by Wojciech Sura

Monitoring process events

Some time ago my friend had a problem with PHP for IIS. Regardless of how did he modified contents of the php.ini file, the PHP failed to load required extension. We damaged that file on purpose to see no effect at all – PHP seemed not even to try opening it. Apparently, it was using a configuration file placed in a different folder (or at least searched for it elsewhere).

But where?

Let’s try to recreate that situation; though because I don’t have a copy of IIS with PHP for my disposal, my own small application, ProCalc volunteered to be an example. Last time we used DbgView – a nice tool being a part of great diagnostic package, SysInternals; this time we’ll use another handy tool – ProcMon – to monitor application’s activity in a great detail.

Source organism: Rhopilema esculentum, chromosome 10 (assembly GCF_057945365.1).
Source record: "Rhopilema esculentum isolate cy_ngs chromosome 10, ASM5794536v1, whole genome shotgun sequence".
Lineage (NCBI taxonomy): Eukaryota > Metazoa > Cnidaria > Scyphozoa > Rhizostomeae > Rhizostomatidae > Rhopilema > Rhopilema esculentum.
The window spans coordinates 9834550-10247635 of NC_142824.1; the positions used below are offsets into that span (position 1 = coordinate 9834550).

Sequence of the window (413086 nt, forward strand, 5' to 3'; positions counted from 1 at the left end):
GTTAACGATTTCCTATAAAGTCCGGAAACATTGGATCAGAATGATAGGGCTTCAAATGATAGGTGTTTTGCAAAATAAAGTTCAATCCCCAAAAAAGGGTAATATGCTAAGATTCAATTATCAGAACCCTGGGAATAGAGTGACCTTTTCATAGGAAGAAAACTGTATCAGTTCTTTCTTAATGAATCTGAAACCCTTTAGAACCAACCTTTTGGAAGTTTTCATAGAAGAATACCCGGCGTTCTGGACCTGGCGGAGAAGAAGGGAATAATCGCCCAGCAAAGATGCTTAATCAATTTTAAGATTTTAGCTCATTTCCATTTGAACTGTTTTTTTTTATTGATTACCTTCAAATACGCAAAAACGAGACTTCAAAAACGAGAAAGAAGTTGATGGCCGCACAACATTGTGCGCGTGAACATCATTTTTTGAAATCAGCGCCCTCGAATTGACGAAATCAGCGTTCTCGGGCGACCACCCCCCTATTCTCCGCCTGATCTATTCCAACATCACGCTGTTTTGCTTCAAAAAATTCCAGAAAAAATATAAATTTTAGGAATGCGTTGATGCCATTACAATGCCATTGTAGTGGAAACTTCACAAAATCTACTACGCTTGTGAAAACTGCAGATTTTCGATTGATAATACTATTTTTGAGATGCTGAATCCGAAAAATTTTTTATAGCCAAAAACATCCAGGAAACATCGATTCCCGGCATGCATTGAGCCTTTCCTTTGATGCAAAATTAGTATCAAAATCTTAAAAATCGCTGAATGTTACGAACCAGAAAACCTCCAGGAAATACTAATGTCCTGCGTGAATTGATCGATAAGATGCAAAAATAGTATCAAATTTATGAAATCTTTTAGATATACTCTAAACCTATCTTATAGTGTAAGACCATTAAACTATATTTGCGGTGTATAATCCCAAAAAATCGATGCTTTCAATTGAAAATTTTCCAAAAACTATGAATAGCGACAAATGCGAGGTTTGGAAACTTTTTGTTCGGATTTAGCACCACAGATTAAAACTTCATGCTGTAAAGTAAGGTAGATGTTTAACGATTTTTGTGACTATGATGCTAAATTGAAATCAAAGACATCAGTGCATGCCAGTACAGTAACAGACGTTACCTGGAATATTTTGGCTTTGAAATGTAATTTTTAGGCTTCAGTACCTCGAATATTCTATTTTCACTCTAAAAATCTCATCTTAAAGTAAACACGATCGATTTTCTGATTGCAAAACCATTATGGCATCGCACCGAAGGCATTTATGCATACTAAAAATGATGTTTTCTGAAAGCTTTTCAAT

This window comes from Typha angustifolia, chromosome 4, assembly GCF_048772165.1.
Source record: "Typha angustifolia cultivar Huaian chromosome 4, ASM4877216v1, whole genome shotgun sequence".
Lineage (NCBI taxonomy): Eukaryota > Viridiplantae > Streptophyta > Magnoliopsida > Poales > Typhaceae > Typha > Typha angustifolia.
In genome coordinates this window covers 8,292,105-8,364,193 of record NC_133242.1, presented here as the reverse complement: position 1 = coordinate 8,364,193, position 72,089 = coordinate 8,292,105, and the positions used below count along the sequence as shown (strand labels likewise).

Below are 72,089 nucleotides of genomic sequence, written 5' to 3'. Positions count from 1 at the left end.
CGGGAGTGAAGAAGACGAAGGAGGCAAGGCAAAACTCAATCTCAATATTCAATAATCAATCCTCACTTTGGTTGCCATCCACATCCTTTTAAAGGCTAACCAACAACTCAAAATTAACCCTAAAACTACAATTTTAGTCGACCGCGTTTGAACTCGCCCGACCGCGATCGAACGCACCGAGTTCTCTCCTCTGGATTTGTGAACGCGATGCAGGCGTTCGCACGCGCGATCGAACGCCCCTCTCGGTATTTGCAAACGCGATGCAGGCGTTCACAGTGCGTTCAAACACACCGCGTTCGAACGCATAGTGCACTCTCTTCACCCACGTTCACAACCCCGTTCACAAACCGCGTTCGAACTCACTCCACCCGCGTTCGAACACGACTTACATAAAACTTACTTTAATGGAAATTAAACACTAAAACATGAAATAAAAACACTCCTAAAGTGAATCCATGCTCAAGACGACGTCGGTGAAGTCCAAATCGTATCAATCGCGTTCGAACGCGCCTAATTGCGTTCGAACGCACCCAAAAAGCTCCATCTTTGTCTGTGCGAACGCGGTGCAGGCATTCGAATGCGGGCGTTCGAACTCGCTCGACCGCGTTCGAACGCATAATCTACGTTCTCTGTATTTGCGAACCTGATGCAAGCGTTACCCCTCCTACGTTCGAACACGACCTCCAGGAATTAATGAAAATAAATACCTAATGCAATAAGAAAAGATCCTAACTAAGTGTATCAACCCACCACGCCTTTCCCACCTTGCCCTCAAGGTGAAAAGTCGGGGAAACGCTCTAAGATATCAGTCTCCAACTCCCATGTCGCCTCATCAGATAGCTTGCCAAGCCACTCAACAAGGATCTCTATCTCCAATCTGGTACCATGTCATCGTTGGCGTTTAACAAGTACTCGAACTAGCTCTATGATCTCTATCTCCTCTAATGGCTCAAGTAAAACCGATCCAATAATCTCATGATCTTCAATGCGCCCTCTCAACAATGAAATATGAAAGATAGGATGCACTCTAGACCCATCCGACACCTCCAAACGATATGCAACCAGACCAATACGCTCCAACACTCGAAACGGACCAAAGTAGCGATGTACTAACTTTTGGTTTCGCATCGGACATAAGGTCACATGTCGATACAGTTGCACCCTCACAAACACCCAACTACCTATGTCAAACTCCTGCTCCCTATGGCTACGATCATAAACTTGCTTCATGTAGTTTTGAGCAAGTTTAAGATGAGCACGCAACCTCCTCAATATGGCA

After starting ProcMon, we’ll be flooded with thousands of notifications – that’s because ProcMon attempts to inspect every possible process. We have to set up a filter to monitor a specific application.

ProcMon-filter

 

ProcMon will now display all low-level thread, file and registry events (regardless of their outcome), which are dispatched by the process. Let’s have a look.

ProcMon-events

Ok, that’s still too much. Let’s narrow our search only to those (changed) files, which have “xml” in their names.

ProcMon-found

And we’ve got it: ProCalc first tries to open a configuration file in its own folder and then searches for it in user’s home directory.

Note, that ProcMon also helps finding out, which dynamic libraries are missing (if any) and which version of .NET assemblies application is using.